Fig. 3 is an exemplary flow chart of a method, consistent with the principles of the present invention, for providing pedagogically appropriate lessons or questions;
Fig. 4 is an exemplary entity relationship diagram of concept tables associated "With the concept matrix of the present invention;
Fig. 5 is an exemplary Entity Relationship diagram of session tables consistent with the present invention;
Fig. 6 is an exemplary Entity Relationship diagram illustrating the relationship concepts and sessions according to the present invention;
Fig. 7 is an exemplary Entity Relationship diagram of monies tables consistent with the present invention;
Fig. 8 is another exemplary Relationship diagram showing complex tables consistent with the present invention; and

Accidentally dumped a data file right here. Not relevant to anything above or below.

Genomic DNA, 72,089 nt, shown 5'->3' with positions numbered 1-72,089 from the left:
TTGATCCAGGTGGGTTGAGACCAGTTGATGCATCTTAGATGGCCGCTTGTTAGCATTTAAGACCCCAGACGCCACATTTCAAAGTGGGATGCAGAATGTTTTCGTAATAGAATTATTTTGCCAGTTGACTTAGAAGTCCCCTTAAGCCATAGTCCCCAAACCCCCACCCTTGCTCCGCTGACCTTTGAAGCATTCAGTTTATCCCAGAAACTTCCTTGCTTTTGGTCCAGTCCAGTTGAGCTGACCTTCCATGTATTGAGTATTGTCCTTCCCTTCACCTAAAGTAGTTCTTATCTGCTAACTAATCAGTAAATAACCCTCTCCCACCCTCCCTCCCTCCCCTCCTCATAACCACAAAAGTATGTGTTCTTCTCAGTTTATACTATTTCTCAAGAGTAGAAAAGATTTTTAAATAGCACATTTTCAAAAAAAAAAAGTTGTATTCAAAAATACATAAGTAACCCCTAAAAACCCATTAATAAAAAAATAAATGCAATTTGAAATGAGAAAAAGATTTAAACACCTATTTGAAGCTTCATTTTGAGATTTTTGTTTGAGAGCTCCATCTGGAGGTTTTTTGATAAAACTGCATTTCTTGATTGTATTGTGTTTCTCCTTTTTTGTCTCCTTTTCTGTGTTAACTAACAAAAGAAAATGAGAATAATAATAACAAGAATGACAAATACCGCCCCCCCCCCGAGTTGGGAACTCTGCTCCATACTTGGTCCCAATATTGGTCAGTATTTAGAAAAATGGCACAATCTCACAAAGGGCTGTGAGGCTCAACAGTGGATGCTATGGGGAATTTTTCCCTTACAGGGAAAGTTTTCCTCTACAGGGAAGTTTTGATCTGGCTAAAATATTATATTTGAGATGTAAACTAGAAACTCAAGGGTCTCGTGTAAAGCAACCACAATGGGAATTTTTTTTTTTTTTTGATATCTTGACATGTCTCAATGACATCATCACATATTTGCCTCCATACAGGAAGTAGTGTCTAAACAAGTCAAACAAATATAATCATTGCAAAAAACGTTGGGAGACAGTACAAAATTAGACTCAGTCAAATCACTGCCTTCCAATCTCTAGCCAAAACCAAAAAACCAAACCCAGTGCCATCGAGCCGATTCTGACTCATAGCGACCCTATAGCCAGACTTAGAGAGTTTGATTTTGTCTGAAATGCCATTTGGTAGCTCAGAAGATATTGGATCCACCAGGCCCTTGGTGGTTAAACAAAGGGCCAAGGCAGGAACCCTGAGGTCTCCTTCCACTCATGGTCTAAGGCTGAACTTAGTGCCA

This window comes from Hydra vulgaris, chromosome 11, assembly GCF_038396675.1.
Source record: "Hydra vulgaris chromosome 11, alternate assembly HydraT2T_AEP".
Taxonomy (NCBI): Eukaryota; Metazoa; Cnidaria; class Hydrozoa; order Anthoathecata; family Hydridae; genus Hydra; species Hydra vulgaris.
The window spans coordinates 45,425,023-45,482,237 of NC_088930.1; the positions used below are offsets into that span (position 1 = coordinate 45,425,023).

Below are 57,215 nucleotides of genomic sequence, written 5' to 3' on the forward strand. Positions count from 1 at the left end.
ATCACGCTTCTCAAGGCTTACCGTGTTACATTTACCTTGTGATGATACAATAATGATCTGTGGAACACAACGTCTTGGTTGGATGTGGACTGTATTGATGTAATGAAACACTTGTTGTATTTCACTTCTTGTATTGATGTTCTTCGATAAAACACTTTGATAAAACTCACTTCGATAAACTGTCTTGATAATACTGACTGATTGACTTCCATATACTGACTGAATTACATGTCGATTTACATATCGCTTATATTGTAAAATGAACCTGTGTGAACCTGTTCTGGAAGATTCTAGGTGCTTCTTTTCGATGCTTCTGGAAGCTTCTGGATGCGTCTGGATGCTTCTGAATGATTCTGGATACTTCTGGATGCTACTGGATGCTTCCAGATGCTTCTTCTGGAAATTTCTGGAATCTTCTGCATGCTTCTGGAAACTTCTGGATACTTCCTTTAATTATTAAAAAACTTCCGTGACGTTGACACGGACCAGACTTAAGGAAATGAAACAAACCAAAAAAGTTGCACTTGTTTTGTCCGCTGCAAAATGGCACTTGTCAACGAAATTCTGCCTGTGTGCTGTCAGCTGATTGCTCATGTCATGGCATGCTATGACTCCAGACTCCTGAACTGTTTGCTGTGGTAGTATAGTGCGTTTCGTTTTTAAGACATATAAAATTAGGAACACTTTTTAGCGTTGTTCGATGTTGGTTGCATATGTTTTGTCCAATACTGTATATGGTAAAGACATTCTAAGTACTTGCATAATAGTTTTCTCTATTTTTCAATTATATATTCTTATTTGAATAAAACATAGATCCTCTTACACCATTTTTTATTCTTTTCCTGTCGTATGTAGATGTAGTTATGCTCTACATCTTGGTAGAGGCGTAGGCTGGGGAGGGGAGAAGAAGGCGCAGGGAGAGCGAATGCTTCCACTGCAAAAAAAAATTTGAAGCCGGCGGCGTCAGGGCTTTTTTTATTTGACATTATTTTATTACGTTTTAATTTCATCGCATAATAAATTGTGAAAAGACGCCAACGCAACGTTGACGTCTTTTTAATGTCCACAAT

Fig. 9 IS an exemplary entity relationship diagram of student tables consistent with the present invention.
jReference will now be made in detail to specific exemplary embodiments of the invention. Wherever possible, the same reference numbers will be used thronghout the drawings and written description to refer to the same or like parts. OVERVIEW
Systems and methods consistent with the principles of the present invention provide one or more of the following advantages over conventional CAI systems: an instructional model based on emulatiDg pedagogical skills, with a particular focus on tailoring the program to each particular learner; analysis of a learner"s ability to solve problems, master concepts, and apph" his or her understanding of the concept to problem solving; an educational program that is appropriate for both mstructivist and constructivist settings; and improved management of learner impasses. These attributes (e.g., pedagogical model, management of impasses, and high degree of isdividualization) provide for a highly interactive learning experience. INTELLIGENT CAJ SYSTEM